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Frontiers in Molecular Biosciences





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Frontiers Media


The enzyme ADP-glucose pyrophosphorylase (ADP-Glc PPase) controls the biosynthesis of glycogen in bacteria and starch in plants. It is regulated by various activators in different organisms according to their metabolic characteristics. In Escherichia coli, the major allosteric activator is fructose 1,6-bisphosphate (FBP). Other potent activator analogs include 1,6-hexanediol bisphosphate (HBP) and pyridoxal 5-phosphate (PLP). Recently, a crystal structure with FBP bound was reported (PDB ID: 5L6S). However, it is possible that the FBP site found is not directly responsible for the activation of the enzyme. We hypothesized FBP activates by binding one of its phosphate groups to another site (“P1”) in which a sulfate molecule was observed. In the E. coli enzyme, Arg40, Arg52, and Arg386 are part of this “P1” pocket and tightly complex this sulfate, which is also present in the crystal structures of ADP-Glc PPases from Agrobacterium tumefaciens and Solanum tuberosum. To test this hypothesis, we modeled alternative binding conformations of FBP, HBP, and PLP into “P1.” In addition, we performed a scanning mutagenesis of Arg residues near potential phosphate binding sites (“P1,” “P2,” “P3”). We found that Arg40 and Arg52 are essential for FBP and PLP binding and activation. In addition, mutation of Arg386 to Ala decreased the apparent affinity for the activators more than 35-fold. We propose that the activator binds at this “P1” pocket, as well as “P2.” Arg40 and Arg52 are highly conserved residues and they may be a common feature to complex the phosphate moiety of different sugar phosphate activators in the ADP-Glc PPase family.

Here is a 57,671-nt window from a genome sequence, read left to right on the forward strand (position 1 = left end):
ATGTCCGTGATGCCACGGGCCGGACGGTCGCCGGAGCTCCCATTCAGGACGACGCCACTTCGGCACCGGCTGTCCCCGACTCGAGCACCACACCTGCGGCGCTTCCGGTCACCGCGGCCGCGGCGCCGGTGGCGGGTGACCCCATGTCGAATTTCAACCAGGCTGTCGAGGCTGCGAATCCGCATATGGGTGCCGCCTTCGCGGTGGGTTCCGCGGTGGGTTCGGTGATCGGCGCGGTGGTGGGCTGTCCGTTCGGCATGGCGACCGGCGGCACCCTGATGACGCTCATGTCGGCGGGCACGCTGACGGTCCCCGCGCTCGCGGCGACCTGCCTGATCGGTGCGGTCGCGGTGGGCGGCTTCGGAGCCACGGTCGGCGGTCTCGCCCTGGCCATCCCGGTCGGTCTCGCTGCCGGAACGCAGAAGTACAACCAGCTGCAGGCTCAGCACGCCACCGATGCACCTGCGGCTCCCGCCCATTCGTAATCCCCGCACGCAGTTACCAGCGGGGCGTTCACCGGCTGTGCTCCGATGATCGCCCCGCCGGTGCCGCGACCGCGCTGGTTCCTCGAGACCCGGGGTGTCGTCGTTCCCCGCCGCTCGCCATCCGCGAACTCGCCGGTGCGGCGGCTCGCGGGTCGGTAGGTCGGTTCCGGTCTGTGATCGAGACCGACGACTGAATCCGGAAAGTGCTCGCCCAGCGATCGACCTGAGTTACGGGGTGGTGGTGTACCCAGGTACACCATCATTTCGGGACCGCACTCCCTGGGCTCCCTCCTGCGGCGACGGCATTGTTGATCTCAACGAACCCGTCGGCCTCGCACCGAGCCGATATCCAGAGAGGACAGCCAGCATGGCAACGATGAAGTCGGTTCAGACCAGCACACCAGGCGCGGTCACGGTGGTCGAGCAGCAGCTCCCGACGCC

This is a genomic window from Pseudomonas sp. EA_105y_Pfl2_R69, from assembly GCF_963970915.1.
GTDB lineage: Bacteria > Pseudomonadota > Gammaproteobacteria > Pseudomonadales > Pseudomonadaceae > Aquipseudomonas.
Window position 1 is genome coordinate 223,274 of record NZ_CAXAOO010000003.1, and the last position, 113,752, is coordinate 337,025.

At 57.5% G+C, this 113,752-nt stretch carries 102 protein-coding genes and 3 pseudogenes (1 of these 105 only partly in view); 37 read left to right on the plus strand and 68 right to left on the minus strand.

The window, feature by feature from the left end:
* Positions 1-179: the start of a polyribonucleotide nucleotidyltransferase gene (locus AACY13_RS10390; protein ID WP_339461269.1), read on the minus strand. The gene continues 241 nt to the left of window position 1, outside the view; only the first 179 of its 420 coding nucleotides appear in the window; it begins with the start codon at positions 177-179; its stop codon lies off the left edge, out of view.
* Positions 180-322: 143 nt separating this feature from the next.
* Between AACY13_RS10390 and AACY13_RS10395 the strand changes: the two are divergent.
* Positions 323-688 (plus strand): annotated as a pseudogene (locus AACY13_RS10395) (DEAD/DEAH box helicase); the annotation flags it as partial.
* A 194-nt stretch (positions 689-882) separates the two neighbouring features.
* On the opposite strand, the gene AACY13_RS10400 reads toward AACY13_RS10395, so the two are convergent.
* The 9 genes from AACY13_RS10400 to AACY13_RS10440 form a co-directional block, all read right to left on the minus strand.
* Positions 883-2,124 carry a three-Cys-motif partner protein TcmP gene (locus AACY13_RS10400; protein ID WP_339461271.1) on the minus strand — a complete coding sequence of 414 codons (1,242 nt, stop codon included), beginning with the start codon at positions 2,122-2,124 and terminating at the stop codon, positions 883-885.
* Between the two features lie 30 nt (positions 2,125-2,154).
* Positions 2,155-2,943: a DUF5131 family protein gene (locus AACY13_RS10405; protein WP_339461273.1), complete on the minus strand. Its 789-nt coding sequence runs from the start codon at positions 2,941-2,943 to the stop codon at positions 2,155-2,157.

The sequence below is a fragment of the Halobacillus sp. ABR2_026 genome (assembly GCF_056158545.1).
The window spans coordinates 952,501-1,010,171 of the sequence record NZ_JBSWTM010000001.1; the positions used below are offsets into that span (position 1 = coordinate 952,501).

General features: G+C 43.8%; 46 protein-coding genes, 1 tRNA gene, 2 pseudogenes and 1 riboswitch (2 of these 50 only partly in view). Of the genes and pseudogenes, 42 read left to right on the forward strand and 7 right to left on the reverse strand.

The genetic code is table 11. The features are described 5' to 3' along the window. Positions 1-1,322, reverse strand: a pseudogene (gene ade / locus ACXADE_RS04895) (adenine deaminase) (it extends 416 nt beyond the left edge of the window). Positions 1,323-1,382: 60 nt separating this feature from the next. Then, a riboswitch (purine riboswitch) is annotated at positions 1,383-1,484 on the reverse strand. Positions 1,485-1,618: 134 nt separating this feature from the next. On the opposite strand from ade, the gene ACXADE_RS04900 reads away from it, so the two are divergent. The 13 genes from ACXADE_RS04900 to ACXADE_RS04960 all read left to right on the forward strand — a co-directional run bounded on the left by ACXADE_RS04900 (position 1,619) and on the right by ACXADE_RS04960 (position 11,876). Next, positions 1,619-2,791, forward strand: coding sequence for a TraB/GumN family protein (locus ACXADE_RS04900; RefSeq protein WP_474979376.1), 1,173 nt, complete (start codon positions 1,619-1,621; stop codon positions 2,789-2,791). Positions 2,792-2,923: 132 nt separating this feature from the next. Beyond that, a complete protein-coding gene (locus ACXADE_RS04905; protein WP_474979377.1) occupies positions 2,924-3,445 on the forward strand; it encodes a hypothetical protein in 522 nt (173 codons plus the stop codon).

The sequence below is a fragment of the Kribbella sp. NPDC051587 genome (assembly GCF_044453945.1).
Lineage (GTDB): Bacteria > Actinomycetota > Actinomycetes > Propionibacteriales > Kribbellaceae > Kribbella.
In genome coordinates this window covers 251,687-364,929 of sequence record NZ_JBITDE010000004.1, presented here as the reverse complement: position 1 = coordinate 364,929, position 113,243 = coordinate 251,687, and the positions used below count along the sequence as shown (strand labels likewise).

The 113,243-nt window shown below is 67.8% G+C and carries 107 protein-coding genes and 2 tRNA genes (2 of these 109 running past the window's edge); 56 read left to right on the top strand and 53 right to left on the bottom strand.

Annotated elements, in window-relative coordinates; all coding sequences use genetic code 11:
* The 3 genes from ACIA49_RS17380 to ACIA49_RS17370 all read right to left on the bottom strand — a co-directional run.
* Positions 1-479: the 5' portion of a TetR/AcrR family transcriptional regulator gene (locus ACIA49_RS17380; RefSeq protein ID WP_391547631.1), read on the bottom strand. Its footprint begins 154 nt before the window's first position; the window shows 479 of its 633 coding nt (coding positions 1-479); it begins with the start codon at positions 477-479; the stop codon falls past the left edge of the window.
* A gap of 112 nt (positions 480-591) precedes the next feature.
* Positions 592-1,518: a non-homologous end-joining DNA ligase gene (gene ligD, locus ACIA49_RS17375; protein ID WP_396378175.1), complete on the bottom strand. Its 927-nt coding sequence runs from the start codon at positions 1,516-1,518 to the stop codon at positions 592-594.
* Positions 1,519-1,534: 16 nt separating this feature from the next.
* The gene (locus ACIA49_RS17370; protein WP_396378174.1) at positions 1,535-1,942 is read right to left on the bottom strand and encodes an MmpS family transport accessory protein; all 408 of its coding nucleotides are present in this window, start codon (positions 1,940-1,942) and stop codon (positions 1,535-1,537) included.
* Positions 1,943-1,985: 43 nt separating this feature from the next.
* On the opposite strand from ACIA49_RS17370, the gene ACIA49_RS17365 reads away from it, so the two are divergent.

Author Posting © The Authors, 2019. This article is posted here by permission of the Authors for personal use, not for redistribution. The article was published in Frontiers in Molecular Biosciences, Volume 6, September 2019,

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